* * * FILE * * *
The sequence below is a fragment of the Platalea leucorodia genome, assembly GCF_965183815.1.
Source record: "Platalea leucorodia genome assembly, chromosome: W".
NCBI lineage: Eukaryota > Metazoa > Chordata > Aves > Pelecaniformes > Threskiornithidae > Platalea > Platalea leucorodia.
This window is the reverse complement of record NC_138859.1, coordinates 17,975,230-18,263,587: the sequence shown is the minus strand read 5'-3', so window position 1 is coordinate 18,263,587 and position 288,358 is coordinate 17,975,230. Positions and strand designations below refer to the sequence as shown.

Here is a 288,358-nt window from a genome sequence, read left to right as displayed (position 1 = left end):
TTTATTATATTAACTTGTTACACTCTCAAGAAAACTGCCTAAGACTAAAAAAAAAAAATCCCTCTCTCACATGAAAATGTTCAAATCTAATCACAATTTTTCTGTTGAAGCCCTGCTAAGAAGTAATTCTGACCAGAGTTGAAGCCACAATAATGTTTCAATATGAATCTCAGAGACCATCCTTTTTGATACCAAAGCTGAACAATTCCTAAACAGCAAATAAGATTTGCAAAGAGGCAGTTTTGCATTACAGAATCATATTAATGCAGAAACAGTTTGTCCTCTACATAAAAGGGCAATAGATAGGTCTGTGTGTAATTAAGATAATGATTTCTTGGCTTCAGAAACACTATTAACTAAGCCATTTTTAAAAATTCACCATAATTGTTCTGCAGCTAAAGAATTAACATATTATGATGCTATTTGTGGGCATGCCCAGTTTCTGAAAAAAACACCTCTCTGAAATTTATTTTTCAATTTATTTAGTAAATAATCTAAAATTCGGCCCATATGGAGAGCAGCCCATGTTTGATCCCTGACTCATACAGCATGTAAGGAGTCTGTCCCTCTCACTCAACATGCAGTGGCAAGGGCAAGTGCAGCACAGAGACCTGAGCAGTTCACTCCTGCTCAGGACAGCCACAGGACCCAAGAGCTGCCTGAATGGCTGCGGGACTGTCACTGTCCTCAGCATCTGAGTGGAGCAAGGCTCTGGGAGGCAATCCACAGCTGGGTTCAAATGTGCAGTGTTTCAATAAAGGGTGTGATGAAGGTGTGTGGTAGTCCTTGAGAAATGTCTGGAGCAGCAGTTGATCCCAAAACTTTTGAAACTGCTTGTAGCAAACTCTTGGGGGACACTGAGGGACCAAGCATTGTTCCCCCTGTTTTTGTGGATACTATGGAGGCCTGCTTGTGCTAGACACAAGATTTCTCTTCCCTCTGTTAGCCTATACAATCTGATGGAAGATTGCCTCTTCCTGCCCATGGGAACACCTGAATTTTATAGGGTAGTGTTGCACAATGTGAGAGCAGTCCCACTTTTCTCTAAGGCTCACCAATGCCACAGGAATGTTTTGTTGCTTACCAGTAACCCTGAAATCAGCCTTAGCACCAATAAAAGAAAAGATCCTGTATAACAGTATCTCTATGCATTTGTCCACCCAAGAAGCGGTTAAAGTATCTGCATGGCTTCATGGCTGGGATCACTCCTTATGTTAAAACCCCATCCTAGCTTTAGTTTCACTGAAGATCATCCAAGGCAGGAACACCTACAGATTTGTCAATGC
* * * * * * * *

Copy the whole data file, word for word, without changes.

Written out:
The sequence below is a fragment of the Platalea leucorodia genome, assembly GCF_965183815.1.
Source record: "Platalea leucorodia genome assembly, chromosome: W".
NCBI lineage: Eukaryota > Metazoa > Chordata > Aves > Pelecaniformes > Threskiornithidae > Platalea > Platalea leucorodia.
This window is the reverse complement of record NC_138859.1, coordinates 17,975,230-18,263,587: the sequence shown is the minus strand read 5'-3', so window position 1 is coordinate 18,263,587 and position 288,358 is coordinate 17,975,230. Positions and strand designations below refer to the sequence as shown.

Here is a 288,358-nt window from a genome sequence, read left to right as displayed (position 1 = left end):
TTTATTATATTAACTTGTTACACTCTCAAGAAAACTGCCTAAGACTAAAAAAAAAAAATCCCTCTCTCACATGAAAATGTTCAAATCTAATCACAATTTTTCTGTTGAAGCCCTGCTAAGAAGTAATTCTGACCAGAGTTGAAGCCACAATAATGTTTCAATATGAATCTCAGAGACCATCCTTTTTGATACCAAAGCTGAACAATTCCTAAACAGCAAATAAGATTTGCAAAGAGGCAGTTTTGCATTACAGAATCATATTAATGCAGAAACAGTTTGTCCTCTACATAAAAGGGCAATAGATAGGTCTGTGTGTAATTAAGATAATGATTTCTTGGCTTCAGAAACACTATTAACTAAGCCATTTTTAAAAATTCACCATAATTGTTCTGCAGCTAAAGAATTAACATATTATGATGCTATTTGTGGGCATGCCCAGTTTCTGAAAAAAACACCTCTCTGAAATTTATTTTTCAATTTATTTAGTAAATAATCTAAAATTCGGCCCATATGGAGAGCAGCCCATGTTTGATCCCTGACTCATACAGCATGTAAGGAGTCTGTCCCTCTCACTCAACATGCAGTGGCAAGGGCAAGTGCAGCACAGAGACCTGAGCAGTTCACTCCTGCTCAGGACAGCCACAGGACCCAAGAGCTGCCTGAATGGCTGCGGGACTGTCACTGTCCTCAGCATCTGAGTGGAGCAAGGCTCTGGGAGGCAATCCACAGCTGGGTTCAAATGTGCAGTGTTTCAATAAAGGGTGTGATGAAGGTGTGTGGTAGTCCTTGAGAAATGTCTGGAGCAGCAGTTGATCCCAAAACTTTTGAAACTGCTTGTAGCAAACTCTTGGGGGACACTGAGGGACCAAGCATTGTTCCCCCTGTTTTTGTGGATACTATGGAGGCCTGCTTGTGCTAGACACAAGATTTCTCTTCCCTCTGTTAGCCTATACAATCTGATGGAAGATTGCCTCTTCCTGCCCATGGGAACACCTGAATTTTATAGGGTAGTGTTGCACAATGTGAGAGCAGTCCCACTTTTCTCTAAGGCTCACCAATGCCACAGGAATGTTTTGTTGCTTACCAGTAACCCTGAAATCAGCCTTAGCACCAATAAAAGAAAAGATCCTGTATAACAGTATCTCTATGCATTTGTCCACCCAAGAAGCGGTTAAAGTATCTGCATGGCTTCATGGCTGGGATCACTCCTTATGTTAAAACCCCATCCTAGCTTTAGTTTCACTGAAGATCATCCAAGGCAGGAACACCTACAGATTTGTCAATGC